The weekend, apart from a lovely dinner with an old friend starting a new life after the passing of her husband, and the accomplishment of laundry and dishes, has been pretty much a waste. The workweek left me exhausted, and Saturday, heavy rain the entire day.
It is not until 6am that I finally have any chance too write, but one takes what he can get, and has a glass of wine. Don't take work too seriously. How can you anyway.
A chance to read Knausgaard on Turgenev.
It is true, and learned from the highest of minds, that life is suffering. And I have no idea how much more suffering one's own little stake of life will see.
Talented people are very lazy. And they are quiet. They do not wish to exacerbate, but rather get home safe and find a moment conducive to the oddities of their own.
No one can ever grasp the talents hidden in another being, and as with oysters, and creatures, who cannot speak to us directly themselves, I prefer talents raw, as if out of a great unrehearsed peasantry, spiritually minded so as to find their native gifts. Who taught the bird to sing? Who taught me to be a good barman? In all its confusing and exhausting and contentious angles.
At six in the morning I am tracing the Buddha's thoughts back to the initial irritated and craving amoeba, seeking a sense of purity, as if looking for an excuse out of such a Hamlet-show of a job. How much it costs, personally. And yet, there is something to be said for it. It is, as cruel as it is, real.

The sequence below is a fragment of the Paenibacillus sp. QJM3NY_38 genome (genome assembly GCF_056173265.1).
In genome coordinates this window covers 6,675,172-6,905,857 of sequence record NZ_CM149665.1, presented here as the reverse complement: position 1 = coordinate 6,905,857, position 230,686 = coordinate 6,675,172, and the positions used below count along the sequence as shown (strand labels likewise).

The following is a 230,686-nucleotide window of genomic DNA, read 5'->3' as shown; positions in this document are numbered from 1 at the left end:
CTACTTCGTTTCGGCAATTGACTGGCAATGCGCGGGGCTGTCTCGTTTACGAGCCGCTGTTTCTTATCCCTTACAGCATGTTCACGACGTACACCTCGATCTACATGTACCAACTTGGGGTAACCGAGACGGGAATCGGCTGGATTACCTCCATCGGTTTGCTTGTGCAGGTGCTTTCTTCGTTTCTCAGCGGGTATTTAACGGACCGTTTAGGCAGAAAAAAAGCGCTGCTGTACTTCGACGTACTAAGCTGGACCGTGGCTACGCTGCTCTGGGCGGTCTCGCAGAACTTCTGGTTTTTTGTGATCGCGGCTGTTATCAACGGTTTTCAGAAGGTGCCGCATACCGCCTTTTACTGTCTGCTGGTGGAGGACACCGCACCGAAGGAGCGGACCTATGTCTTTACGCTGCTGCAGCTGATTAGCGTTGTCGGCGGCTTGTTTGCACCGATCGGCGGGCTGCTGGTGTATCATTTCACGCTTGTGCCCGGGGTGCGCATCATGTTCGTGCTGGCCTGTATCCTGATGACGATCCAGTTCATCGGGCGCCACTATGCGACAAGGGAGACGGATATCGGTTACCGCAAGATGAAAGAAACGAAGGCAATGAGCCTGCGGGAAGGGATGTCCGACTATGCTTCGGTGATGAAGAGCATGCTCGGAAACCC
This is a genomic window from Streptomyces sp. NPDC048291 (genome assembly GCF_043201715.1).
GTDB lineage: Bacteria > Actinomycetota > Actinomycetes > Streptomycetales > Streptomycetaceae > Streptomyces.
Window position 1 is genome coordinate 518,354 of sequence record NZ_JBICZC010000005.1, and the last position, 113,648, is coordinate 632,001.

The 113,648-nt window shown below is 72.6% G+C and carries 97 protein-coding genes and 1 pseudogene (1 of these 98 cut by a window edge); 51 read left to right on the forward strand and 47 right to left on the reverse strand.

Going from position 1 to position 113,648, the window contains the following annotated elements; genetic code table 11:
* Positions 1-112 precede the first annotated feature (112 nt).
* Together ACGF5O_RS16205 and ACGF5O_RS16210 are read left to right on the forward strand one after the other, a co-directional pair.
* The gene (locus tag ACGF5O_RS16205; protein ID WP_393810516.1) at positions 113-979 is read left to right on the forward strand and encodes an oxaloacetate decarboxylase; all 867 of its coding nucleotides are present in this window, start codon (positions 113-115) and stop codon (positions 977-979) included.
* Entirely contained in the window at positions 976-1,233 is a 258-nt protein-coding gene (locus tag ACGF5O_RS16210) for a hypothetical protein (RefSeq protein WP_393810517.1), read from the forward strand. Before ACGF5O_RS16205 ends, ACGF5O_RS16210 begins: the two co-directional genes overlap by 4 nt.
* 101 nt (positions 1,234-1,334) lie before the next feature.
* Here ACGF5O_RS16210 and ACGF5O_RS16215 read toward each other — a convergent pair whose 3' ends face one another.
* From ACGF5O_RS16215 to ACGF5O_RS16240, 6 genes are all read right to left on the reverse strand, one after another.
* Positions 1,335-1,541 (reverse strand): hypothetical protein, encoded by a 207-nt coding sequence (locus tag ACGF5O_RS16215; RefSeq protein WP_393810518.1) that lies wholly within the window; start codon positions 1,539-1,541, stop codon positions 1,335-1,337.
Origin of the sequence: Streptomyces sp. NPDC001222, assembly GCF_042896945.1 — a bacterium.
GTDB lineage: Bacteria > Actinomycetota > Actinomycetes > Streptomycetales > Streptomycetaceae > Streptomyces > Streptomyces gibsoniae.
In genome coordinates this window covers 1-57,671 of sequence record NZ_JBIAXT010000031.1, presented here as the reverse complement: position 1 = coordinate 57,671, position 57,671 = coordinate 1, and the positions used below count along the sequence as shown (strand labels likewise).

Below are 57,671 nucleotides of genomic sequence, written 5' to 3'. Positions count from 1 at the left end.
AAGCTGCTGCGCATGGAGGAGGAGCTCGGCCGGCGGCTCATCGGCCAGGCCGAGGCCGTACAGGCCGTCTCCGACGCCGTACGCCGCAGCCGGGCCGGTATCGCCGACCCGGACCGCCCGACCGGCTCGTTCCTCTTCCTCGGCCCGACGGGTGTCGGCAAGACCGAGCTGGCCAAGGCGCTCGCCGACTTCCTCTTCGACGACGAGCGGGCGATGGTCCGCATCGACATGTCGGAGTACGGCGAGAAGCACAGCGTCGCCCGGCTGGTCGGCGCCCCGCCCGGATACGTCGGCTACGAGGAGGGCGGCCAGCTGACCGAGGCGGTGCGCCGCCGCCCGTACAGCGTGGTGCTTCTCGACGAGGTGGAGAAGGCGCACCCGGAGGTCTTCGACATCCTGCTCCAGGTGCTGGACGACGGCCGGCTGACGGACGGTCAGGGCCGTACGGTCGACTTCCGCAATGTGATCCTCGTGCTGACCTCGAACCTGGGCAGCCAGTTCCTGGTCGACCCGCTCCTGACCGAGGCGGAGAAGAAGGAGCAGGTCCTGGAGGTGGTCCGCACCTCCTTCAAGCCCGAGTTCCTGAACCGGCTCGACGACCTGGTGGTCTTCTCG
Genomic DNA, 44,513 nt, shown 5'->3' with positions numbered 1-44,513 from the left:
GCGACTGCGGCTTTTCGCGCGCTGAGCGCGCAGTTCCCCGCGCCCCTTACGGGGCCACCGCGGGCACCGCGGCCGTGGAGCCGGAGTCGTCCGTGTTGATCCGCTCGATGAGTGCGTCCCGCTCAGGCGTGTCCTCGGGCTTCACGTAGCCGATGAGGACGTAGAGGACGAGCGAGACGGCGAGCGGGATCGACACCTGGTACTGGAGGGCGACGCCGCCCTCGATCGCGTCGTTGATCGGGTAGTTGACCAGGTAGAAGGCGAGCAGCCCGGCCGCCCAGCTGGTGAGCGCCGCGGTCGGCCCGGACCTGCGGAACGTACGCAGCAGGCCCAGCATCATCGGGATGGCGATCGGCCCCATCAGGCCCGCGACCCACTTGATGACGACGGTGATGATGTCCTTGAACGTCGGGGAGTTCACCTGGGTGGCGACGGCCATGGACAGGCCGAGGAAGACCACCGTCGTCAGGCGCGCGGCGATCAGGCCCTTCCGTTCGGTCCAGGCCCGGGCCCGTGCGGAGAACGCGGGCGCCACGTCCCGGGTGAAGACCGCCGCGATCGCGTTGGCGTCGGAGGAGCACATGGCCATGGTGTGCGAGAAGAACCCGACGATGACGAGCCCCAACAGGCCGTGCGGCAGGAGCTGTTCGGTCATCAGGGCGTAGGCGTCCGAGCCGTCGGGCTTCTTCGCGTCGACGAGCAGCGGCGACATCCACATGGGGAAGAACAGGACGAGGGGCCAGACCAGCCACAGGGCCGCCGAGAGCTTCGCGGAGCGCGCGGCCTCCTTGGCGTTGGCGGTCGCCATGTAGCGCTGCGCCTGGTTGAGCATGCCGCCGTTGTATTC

Alas, there is no better way, to meet people and to get their stories. And I, a member of the intelligencia, must look to a likened style of understanding, the eye of an anthropologist stuck in himself. Of course, this was sad, that there was no better way to come upon people in their own habitat, to get their stories,
As a venerable musician explained to me, as I asked him about where he grew up and what it was like back then, the main thing was that you could walk. You could be home all day, stopping to look at things, that no body, as if trying to protect a neighborhood , would stop you, thinking you were weird.
In a dream I go back to the old hillsides where I grow up. It's summertime, the corn is high, the green is at its most impossible richness. And now it's getting closer to dusk, but the light is strong, and making shadows to show the depth of these valleys and all their pockets. I must be getting on soon, dinnertime. I linger, taking photos with my phone. I cannot stay long.